School Children To Lean First Aid

By August 15, 2018

Under the proposals put forward by the Government, children attending school in England will have to learn first aid.

Draft legislation plans say that primary school children will be taught basic first aid skills (head injuries, dealing with cuts and abrasions and calling emergency services), while the children in secondary school will learn life saving skills (CPR and defibrilators).

These plans were announced as part of the new guidelines on relationships and health education in schools.

The British Heart Foundation said that only 1 in 10 survice a cardaic arrest outside of the hospital and survival rates in countries that teach first aid in school are three times higher.

Research by the British red Cross, also found that 95% of adults do not know how to provide first aid, so teaching children vital first aid skills, will save lives.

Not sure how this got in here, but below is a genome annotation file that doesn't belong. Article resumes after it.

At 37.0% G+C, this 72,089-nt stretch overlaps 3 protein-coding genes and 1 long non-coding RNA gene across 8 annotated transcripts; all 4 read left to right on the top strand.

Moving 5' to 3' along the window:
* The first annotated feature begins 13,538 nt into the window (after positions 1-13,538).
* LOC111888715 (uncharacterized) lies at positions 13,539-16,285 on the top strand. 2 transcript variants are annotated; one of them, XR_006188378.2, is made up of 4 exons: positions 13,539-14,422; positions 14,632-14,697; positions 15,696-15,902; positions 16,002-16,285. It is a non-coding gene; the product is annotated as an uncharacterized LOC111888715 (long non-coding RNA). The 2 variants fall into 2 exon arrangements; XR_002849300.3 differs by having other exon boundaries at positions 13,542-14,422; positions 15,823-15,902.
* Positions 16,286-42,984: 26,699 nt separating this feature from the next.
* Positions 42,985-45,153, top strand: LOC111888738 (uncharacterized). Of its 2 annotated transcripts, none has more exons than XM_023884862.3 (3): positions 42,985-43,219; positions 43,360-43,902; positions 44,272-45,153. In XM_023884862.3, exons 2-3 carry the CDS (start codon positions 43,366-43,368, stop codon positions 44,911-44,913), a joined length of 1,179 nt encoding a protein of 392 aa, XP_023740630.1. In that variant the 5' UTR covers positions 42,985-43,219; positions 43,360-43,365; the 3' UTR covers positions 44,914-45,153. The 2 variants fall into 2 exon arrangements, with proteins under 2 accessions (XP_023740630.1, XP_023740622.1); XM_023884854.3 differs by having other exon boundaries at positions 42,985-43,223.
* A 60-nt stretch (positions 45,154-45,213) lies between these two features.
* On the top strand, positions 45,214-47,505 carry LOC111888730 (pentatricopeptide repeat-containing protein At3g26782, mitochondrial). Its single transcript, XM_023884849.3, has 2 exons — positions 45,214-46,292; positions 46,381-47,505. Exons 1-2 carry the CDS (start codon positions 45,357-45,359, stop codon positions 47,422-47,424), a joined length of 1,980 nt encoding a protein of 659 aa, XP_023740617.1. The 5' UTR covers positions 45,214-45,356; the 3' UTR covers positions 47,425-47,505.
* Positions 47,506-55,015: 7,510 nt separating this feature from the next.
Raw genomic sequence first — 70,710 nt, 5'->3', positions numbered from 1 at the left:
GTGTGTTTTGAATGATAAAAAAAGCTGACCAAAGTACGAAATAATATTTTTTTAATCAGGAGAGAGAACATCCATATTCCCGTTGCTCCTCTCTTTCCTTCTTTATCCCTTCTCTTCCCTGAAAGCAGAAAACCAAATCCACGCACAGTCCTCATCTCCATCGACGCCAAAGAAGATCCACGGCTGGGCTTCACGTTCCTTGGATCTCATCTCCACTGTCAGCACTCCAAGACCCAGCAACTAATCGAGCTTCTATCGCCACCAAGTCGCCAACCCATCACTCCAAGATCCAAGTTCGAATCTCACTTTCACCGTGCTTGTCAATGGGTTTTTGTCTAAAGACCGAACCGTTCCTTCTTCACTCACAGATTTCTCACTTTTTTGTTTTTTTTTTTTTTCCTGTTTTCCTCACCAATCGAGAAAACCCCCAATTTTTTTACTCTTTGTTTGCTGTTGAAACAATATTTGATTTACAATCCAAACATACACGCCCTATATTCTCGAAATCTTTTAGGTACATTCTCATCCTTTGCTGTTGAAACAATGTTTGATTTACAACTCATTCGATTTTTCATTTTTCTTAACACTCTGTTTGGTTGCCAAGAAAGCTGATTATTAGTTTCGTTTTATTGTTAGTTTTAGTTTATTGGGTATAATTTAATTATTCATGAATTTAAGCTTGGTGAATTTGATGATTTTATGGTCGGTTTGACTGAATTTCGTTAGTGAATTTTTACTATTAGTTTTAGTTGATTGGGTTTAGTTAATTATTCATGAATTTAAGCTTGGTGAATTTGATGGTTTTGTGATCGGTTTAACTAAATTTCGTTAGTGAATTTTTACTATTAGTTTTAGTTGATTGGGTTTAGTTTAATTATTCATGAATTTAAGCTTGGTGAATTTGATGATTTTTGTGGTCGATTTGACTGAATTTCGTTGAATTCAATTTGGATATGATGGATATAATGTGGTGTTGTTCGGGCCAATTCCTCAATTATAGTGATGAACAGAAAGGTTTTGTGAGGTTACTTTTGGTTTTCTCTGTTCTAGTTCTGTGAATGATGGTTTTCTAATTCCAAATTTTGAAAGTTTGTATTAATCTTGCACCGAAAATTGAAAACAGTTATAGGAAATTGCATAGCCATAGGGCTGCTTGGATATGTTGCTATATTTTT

Education Secretary Damian Hinds said he wanted to give young people "the tools they need to be ready to thrive when they leave school".

The government's decision comes after Lord Kerslake's inquiry into the Manchester Arena bombing in May 2017 found members of the public tried to help the injured and dying but lacked the requisite skills.

Reference:
"Plan to teach all children first aid", BBC News, 19th July 2018